(V. 37.) Worshipped by all rulers, this (king) Abhimanameru prostrates (himself) every day before all future kings with palms folded (over his head) (and saying) “Oh ! pure-minded kings! Protect (this) my gift ! “

(V. 38.) Vasudeva, the friend of Madhuraguna and the elder brother of Vishnu who had studied the whole (science of) literature and was the birth place of modesty and intelligence, composed this matchless prasasti.


[1]  Termaran was Rajasimha I.

[2]  Ep. Ind., Vol. IX, p. 86 f.

[3]  No. 690 of 1905.

[4]  No. 43 of the Madras Epigraphist’s Collection for 1908.

[5]  Mr. K. V. Subrahmanya Ayyar thinks that this belongs to Varagunavarman II, but the title Maharaja added to this name in the Tiruvisalur record leaves no doubt that he is the first of that name.

[6]  Annual Report on Epigraphy for 1906, Part II, p. 64, paragraph 9.

[7]  He carried his conquest also into Simhala.  The Mahavamsa says that Aggabodhi and Sena killed Mahina and his brothers who returned to the island from the opposite coast.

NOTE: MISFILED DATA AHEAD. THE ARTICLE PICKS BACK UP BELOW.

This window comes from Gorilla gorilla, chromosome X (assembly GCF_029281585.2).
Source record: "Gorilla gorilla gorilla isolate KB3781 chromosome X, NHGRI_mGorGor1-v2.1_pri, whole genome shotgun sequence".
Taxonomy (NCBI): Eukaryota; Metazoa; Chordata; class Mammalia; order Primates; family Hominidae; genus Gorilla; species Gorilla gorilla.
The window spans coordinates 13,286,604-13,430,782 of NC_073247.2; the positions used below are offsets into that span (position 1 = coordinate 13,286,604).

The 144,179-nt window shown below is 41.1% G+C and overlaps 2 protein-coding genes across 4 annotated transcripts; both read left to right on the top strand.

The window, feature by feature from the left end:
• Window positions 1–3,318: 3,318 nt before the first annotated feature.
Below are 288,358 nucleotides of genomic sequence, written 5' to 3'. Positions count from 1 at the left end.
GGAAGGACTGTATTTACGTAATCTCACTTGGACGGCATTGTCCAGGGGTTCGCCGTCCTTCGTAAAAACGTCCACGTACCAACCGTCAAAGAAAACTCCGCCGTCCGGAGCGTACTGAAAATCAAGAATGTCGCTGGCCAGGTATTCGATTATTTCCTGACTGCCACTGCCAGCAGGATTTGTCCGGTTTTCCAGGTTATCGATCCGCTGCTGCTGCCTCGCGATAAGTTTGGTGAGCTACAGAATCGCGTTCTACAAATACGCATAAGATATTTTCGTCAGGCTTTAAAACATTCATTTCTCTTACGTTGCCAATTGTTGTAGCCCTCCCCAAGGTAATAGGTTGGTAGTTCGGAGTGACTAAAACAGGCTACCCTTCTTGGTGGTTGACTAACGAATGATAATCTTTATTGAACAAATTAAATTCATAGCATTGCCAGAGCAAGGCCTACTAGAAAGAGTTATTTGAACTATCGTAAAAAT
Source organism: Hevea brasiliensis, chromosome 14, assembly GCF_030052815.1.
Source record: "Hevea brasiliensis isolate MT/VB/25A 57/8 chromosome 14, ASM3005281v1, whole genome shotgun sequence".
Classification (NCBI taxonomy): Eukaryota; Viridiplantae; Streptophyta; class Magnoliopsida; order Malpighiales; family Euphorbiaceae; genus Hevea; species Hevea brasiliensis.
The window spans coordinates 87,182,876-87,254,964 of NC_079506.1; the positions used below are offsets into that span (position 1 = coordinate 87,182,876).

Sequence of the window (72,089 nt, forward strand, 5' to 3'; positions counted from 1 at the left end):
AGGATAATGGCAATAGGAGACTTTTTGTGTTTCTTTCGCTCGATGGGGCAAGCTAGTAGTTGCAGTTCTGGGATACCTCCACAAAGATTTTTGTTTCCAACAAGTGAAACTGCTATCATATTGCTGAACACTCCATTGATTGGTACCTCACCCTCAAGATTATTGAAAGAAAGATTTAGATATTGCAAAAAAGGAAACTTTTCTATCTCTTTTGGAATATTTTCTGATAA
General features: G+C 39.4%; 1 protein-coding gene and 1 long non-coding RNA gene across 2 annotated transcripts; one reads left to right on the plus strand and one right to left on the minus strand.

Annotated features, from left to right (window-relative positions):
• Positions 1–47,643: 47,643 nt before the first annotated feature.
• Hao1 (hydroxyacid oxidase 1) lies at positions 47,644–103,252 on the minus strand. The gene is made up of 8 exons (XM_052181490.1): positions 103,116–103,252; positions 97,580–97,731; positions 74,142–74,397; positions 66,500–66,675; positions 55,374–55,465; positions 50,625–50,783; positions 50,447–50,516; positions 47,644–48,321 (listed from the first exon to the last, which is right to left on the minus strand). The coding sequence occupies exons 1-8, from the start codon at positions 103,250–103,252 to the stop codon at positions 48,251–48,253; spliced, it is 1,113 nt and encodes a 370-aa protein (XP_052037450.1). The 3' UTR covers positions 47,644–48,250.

[8]  A similar title was assumed by Varaguna of the Trichinopoly cave inscription.  The solar family to which he belonged on his mother’s side, may have been the Chola.

[9]  Madras Epigraphical Collection for 1907, Nos. 427, 428, 432 and 441.

[10]  Ibid. No. 442.

[11]  From the original plates and a set of ink-impressions

[12]  The missing invocatory verse and the abrupt introduction of a king (perhaps named Pandya) whose greatness is described by verse 1, show that at least a single plate should have been lost, at the beginning.  The submission of the ocean to the Pandyas was a family tradition in which see Ind. Ant., Vol. XXII, p. 73, foot-note 80 ; Compare V. 4 of the Velvikudi grant, Ep. Ind., Vol. XVII, p. 298.

[13]  It is not likely that here we have to take Trilochana as a proper name.  Pandya kings in general are mentioned in Vv. 4 —  9 ; and no particular person, excepting Sundara-Pandya of V. 8, is mentioned by name.

[14]  The word agra hara is used in place of the usual word agrahara, for the sake of the metre.

[15]  Perhaps they were proficient in the Agnivesya-kalpa, the doctrine of medicine in which Agnivesya is said to have been a predecessor of Susruta.

[16]  Rashtratah has evidently to be understood in the sense of rastre.

[17]  The word avasat maybe compared with avasakat or vasakat which often occur at the beginning of copper plate inscriptions.

[18]  The significance of this attribute is not clear.  The female elephant referred to is perhaps the one that circumambulated the village.